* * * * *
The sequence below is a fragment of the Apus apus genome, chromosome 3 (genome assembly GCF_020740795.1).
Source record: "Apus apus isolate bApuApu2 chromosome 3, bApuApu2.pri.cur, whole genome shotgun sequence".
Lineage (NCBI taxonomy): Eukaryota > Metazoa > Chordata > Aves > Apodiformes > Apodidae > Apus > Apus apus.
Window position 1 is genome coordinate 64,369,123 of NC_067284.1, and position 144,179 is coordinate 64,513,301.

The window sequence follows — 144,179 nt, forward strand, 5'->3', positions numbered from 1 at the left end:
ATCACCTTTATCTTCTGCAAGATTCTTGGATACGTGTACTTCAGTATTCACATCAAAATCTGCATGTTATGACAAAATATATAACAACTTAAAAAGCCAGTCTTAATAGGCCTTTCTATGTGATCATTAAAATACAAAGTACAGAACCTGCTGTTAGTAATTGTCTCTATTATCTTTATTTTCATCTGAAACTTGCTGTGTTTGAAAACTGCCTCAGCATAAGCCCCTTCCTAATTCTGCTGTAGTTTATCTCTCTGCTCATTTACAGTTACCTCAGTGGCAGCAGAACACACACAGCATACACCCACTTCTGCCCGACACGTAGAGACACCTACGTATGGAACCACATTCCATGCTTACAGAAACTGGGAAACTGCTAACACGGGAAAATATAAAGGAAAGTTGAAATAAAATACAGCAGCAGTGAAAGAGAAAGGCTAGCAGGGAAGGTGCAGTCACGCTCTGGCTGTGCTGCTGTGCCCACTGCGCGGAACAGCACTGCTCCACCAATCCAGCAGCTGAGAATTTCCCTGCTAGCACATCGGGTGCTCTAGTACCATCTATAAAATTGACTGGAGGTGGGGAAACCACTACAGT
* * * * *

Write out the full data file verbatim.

The sequence below is a fragment of the Apus apus genome, chromosome 3 (genome assembly GCF_020740795.1).
Source record: "Apus apus isolate bApuApu2 chromosome 3, bApuApu2.pri.cur, whole genome shotgun sequence".
Lineage (NCBI taxonomy): Eukaryota > Metazoa > Chordata > Aves > Apodiformes > Apodidae > Apus > Apus apus.
Window position 1 is genome coordinate 64,369,123 of NC_067284.1, and position 144,179 is coordinate 64,513,301.

The window sequence follows — 144,179 nt, forward strand, 5'->3', positions numbered from 1 at the left end:
ATCACCTTTATCTTCTGCAAGATTCTTGGATACGTGTACTTCAGTATTCACATCAAAATCTGCATGTTATGACAAAATATATAACAACTTAAAAAGCCAGTCTTAATAGGCCTTTCTATGTGATCATTAAAATACAAAGTACAGAACCTGCTGTTAGTAATTGTCTCTATTATCTTTATTTTCATCTGAAACTTGCTGTGTTTGAAAACTGCCTCAGCATAAGCCCCTTCCTAATTCTGCTGTAGTTTATCTCTCTGCTCATTTACAGTTACCTCAGTGGCAGCAGAACACACACAGCATACACCCACTTCTGCCCGACACGTAGAGACACCTACGTATGGAACCACATTCCATGCTTACAGAAACTGGGAAACTGCTAACACGGGAAAATATAAAGGAAAGTTGAAATAAAATACAGCAGCAGTGAAAGAGAAAGGCTAGCAGGGAAGGTGCAGTCACGCTCTGGCTGTGCTGCTGTGCCCACTGCGCGGAACAGCACTGCTCCACCAATCCAGCAGCTGAGAATTTCCCTGCTAGCACATCGGGTGCTCTAGTACCATCTATAAAATTGACTGGAGGTGGGGAAACCACTACAGT